Many NFL players suffer on the football field. Whether it’s a heartbreaking loss or a significant injury, there’s some suffering left out on the field. Nothing, however, can compare what former Tampa Bay Buccaneers tight end Tyji Armstrong suffered through back in 1992 in a game against the Chicago Bears. Armstrong found out during the game that his mother had suffered a heart attack as she was watching him play.
Tyji Armstrong’s football career
Tyji Armstrong was a big tight end known more for his blocking skills. The 6-foot-4, 259-pound Armstrong came into the NFL after playing two seasons of college football at Ole Miss. Armstrong was drafted by the Tampa Bay Buccaneers in the third round of the 1992 NFL draft.
Armstrong played in 15 games during his rookie season, starting seven of them. He was rarely used in the passing game as he caught just seven passes in his first season. One of those receptions, however, went for 81 yards and a touchdown.
He played his first four seasons with the Buccaneers before finishing out his six-year career with a season each with the Dallas Cowboys and the St. Louis Rams. Armstrong’s best statistical season came in 1994 when he was targeted 34 times. He finished with 22 receptions for 265 yards and a touchdown.
The tragic death of Annie Armstrong
The date was Oct. 18, 1992. Tyji Armstrong was a rookie tight end with the Tampa Bay Buccaneers. The Bucs were on the road, playing the Chicago Bears at Soldier Field. Armstrong’s mother, Annie, was in town from Michigan to watch her son play.
According to windycitygridiron.com, at halftime of the Bucs vs. Bears game, Annie Armstrong, seated in Section 26, Row 19, Seat 38, clutched her chest and fell ill. Word quickly made its way down to the field and reached Buccaneers head coach Sam Wyche. Wyche told the rookie tight end that his mother was being rushed to the hospital.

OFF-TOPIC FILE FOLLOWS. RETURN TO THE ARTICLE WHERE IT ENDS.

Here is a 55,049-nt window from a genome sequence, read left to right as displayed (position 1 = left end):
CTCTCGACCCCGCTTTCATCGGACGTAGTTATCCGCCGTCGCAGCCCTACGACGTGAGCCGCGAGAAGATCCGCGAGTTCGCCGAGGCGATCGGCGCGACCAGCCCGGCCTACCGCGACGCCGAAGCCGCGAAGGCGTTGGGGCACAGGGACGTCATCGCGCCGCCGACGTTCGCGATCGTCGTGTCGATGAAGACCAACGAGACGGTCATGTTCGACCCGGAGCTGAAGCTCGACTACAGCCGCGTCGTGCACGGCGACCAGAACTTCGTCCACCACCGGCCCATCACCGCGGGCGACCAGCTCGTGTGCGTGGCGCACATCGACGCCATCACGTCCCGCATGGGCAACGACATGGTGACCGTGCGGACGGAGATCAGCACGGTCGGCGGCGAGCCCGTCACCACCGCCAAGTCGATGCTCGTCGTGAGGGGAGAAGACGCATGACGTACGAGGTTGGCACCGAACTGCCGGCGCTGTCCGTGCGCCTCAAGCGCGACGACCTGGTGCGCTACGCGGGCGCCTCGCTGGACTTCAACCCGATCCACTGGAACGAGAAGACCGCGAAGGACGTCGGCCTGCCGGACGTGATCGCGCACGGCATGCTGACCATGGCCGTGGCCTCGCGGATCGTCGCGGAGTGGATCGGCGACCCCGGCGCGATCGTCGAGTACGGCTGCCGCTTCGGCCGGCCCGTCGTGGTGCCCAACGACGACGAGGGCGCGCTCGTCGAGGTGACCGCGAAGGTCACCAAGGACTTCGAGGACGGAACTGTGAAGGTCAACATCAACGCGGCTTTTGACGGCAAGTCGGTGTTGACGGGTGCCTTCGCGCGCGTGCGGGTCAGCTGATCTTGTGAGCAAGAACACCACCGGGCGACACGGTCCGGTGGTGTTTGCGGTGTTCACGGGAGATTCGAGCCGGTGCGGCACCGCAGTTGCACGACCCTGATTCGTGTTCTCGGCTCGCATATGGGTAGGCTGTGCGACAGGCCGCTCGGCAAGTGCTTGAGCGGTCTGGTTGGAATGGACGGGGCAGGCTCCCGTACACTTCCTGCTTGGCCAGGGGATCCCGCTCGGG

Tyji Armstrong quickly changed and met his unconscious mother as she was being loaded into a ambulance. Armstrong hopped in and rode with her to Mercy Hospital. Annie Armstrong, age 51, was pronounced dead there at 2:53 p.m.
Armstrong always saved a seat for his mother
At the time, the Tampa Bay Buccaneers and the Chicago Bears were in the same division. That meant Tyji Armstrong would always have to return to Soldier Field every season and be reminded of the tragedy he encountered in 1992. “When we left (Chicago last year), I was thinking, ‘I’ve got to come back every year,’” Armstrong said in September of 1993, according to windycitygridiron.com. “I try not to think about it. I just hope I don’t freak out.”
Armstrong’s father had died just before the 1992 NFL draft. He said he wasn’t that close with his father and that his mother was “the only family I considered I had.” Armstrong and his mother were close. “(My father) was there financially, but from a father-son standpoint, he was never there for me,” Armstrong told the Tampa Bay Times in 1993. “Basically, I grew up in a one-parent family.”
Each year he returned to Soldier Field, Armstrong bought a ticket for Section 26, Row 19, Seat 38 and put flowers on the seat. He also did it when he was a member of the Dallas Cowboys and St. Louis Rams. “She wasn’t conscious when I got to her under the stands,” Armstrong told the Tampa Bay Times in 1993. “But thank God we talked before the game. We laughed and joked. We were really tight. I really don’t know if she knew I was there (in the ambulance), but I knew she would want me to keep going on no matter what.”